Because the yule log is not very popular anymore in the U.S., it’s hard to imagine that this tradition will ever be revived. Unless, of course, some company markets an electric yule log (are you listening you entrepreneurial types?). It’s hard to think of an adequate replacement of this dying tradition, but learning a bit about the history of the yule log is certainly warming and fitting as Christmas approaches.
Yule Log, Yule Llog, or Christmas Knock is a specially selected log burnt on a hearth around the period of Christmas in a number of countries in Europe. The origin of the folk custom is unclear. Numerous scholars have observed that, like other traditions associated with Yule (such as the Yule boar); the custom may ultimately derive from Germanic paganism. Similar folk practices are recorded in various areas of Europe.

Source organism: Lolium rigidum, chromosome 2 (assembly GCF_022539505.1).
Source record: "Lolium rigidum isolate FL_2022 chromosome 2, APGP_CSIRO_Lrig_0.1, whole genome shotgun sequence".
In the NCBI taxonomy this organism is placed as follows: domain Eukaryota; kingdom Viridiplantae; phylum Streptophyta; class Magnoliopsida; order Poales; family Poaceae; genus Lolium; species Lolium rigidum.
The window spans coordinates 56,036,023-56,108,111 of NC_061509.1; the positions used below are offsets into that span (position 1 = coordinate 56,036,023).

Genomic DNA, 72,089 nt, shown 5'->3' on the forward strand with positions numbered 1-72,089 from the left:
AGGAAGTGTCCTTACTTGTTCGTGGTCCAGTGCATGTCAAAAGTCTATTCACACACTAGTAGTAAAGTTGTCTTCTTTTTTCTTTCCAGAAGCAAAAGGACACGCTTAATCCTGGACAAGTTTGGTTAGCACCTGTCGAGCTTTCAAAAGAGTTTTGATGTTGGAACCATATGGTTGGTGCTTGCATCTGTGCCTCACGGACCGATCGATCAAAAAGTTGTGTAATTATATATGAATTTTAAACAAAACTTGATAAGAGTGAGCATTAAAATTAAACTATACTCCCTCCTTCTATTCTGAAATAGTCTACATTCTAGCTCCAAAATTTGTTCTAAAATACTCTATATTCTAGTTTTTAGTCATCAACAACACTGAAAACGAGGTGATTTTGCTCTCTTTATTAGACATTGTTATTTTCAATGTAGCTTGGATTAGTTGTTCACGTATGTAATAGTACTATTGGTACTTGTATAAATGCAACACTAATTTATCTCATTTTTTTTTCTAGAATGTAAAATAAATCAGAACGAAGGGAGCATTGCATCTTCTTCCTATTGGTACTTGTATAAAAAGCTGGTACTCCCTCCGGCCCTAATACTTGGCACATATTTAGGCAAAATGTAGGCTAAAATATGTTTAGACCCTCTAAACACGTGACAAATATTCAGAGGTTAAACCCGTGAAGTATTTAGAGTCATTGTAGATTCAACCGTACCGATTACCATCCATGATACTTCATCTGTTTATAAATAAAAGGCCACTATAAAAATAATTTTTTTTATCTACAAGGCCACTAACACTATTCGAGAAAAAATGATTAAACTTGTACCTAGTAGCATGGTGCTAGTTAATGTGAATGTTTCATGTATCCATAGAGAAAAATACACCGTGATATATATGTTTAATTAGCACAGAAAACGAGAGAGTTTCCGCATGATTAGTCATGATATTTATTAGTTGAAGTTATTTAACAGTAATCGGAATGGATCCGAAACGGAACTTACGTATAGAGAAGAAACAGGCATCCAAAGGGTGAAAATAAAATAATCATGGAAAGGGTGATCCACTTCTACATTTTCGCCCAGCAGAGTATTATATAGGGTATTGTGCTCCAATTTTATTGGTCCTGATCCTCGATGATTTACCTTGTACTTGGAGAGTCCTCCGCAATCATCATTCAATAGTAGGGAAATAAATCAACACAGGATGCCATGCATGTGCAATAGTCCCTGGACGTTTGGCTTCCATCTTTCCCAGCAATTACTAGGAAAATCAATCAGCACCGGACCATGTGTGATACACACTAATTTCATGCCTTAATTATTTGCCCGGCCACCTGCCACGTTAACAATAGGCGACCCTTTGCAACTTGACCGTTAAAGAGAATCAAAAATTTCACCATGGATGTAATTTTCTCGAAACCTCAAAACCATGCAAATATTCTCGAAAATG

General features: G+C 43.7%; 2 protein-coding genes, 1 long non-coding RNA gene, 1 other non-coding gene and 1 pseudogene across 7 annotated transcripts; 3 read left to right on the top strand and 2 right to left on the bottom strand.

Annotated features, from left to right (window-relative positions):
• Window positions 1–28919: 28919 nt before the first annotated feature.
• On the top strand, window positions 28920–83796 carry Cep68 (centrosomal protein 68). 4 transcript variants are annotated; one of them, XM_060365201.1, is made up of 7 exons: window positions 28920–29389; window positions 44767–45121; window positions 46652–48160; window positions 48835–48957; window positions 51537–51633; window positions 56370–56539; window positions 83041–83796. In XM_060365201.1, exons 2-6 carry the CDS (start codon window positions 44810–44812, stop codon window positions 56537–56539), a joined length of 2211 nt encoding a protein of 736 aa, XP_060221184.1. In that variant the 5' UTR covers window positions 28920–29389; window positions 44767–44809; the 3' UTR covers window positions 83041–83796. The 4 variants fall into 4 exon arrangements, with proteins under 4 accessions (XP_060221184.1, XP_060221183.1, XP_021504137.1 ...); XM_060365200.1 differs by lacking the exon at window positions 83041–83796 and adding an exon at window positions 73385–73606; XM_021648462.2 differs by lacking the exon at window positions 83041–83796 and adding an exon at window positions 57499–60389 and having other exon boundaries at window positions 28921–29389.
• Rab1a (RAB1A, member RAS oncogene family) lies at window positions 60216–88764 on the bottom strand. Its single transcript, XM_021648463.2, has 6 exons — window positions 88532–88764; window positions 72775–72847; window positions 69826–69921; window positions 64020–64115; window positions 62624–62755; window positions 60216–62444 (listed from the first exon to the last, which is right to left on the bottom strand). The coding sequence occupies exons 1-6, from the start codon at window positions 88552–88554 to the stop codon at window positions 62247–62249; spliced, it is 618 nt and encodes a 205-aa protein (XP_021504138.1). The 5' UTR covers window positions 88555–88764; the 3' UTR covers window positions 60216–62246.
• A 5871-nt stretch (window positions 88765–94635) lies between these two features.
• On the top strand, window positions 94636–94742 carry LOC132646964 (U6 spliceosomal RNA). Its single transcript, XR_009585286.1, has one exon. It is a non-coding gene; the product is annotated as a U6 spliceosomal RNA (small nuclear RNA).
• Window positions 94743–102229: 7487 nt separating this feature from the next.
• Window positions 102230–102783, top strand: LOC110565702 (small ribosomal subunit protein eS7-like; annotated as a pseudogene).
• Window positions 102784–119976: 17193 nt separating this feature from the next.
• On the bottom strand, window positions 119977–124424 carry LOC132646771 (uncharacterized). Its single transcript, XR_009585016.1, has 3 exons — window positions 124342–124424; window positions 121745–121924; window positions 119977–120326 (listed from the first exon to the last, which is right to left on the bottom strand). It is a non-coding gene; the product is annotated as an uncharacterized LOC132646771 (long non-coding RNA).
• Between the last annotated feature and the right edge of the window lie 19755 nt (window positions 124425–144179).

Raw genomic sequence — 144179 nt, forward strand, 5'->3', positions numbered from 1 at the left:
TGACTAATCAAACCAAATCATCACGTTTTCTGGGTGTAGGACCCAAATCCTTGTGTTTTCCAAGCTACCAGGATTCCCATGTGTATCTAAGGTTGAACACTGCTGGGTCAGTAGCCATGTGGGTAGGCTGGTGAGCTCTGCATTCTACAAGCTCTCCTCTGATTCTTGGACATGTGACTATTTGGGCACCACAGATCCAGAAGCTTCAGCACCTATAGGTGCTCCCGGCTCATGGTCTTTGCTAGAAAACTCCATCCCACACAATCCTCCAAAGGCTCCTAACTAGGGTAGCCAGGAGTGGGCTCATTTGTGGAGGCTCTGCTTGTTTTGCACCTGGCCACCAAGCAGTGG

According to the Encyclopedia of English Folklore, the first “clear” references to the tradition appear in the 17th century, and thus it is unclear where or when the custom extends.
However, it has long been observed that the custom may have much earlier origins, possibly extending from or echoing customs observed in Germanic paganism. As early as 1725, Henry Bourne sought an origin for the Yule log in Anglo-Saxon paganism: